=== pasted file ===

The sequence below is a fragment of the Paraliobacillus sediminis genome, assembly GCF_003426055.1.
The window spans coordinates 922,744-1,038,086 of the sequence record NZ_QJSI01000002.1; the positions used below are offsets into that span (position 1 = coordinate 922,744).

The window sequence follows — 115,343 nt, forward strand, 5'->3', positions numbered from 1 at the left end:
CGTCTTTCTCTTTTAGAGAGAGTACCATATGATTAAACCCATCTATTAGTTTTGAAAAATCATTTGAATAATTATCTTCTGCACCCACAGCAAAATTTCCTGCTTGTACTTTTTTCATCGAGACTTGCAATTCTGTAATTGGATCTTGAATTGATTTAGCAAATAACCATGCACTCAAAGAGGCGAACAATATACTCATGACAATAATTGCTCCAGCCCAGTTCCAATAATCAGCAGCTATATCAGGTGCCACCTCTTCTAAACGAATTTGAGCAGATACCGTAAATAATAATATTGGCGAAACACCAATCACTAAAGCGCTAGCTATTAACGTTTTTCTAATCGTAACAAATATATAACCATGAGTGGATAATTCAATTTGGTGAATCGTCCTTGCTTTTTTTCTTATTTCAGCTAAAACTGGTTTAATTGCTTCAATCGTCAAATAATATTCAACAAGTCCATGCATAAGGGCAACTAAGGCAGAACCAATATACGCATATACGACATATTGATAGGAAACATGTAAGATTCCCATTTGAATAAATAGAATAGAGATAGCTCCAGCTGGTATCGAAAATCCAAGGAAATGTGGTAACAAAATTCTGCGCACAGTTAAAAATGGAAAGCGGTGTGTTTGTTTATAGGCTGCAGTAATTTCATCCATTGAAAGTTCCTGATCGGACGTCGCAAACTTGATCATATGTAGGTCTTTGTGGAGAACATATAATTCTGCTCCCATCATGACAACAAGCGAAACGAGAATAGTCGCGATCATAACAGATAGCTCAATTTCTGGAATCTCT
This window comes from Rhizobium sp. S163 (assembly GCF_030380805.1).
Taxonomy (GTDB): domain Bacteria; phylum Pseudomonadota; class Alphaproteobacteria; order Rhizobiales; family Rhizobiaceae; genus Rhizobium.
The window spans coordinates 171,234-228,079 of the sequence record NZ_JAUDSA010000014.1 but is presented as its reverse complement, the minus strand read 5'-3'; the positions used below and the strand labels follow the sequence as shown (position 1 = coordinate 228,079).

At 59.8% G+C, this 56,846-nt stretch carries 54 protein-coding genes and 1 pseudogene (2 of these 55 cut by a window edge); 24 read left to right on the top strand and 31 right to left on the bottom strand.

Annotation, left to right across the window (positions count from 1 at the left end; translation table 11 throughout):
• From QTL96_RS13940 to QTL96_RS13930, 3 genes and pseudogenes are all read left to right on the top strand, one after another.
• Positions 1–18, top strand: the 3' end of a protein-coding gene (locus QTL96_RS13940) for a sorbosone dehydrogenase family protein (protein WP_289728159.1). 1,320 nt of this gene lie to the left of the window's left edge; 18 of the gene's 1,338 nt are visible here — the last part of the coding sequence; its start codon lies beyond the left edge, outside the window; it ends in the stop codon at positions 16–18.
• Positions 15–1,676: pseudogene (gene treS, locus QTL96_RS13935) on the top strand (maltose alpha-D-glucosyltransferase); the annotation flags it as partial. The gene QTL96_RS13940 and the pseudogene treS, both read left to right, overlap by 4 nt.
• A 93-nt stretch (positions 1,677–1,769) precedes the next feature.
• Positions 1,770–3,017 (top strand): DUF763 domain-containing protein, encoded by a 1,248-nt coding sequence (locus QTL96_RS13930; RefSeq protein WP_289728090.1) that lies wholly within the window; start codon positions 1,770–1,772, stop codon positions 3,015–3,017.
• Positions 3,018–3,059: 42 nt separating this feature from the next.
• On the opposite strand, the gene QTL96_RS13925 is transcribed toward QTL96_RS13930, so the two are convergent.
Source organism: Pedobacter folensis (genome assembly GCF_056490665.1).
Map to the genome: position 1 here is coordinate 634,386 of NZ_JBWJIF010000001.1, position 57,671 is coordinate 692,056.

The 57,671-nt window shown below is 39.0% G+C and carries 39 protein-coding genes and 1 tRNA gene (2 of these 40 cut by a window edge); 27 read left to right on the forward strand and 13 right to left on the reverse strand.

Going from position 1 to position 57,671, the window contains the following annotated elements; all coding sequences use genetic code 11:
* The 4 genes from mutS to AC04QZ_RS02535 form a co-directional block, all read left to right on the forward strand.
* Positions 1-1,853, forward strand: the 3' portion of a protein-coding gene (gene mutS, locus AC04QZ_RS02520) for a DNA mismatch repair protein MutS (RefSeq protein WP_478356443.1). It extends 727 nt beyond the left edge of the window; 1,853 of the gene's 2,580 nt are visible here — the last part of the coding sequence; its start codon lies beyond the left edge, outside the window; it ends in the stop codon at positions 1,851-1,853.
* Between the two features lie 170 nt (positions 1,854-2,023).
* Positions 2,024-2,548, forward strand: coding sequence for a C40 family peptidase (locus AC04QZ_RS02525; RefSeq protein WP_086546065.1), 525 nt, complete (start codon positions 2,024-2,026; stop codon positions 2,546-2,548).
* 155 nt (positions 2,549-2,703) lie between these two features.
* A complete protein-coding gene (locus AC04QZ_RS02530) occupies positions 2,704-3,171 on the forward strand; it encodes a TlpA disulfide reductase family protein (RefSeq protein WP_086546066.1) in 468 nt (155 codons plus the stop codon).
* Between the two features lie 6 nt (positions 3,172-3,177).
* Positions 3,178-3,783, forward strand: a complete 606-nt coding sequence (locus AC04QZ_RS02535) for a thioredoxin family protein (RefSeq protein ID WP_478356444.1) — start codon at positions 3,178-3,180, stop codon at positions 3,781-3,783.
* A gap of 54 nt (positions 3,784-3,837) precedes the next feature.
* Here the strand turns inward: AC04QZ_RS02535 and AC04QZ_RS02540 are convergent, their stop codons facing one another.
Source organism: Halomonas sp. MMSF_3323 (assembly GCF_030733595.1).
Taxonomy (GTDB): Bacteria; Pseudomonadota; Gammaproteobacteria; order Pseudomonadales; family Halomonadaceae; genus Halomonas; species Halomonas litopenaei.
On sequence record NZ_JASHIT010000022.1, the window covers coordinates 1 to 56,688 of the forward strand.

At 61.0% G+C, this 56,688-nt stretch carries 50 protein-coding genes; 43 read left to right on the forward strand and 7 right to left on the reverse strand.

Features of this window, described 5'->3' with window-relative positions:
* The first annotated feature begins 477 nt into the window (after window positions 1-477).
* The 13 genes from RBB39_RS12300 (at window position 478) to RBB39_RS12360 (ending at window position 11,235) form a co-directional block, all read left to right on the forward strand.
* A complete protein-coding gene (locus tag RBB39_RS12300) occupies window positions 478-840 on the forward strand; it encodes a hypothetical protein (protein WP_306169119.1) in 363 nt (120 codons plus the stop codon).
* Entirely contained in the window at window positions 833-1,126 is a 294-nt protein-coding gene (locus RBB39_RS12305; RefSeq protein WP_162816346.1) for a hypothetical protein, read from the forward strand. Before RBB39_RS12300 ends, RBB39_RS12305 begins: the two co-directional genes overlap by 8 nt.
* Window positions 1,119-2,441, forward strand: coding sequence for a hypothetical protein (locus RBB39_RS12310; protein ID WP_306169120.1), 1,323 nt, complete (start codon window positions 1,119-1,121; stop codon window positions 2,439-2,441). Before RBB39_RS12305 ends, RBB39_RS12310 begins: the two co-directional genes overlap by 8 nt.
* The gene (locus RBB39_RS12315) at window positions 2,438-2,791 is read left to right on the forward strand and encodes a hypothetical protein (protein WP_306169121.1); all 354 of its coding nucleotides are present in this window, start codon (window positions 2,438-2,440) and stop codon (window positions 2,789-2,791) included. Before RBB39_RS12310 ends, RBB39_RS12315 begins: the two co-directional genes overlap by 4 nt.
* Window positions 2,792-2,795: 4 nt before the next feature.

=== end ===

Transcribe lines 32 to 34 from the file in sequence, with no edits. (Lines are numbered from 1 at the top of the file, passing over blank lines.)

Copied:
Taxonomy (GTDB): Bacteria; Pseudomonadota; Gammaproteobacteria; order Pseudomonadales; family Halomonadaceae; genus Halomonas; species Halomonas litopenaei.
On sequence record NZ_JASHIT010000022.1, the window covers coordinates 1 to 56,688 of the forward strand.

At 61.0% G+C, this 56,688-nt stretch carries 50 protein-coding genes; 43 read left to right on the forward strand and 7 right to left on the reverse strand.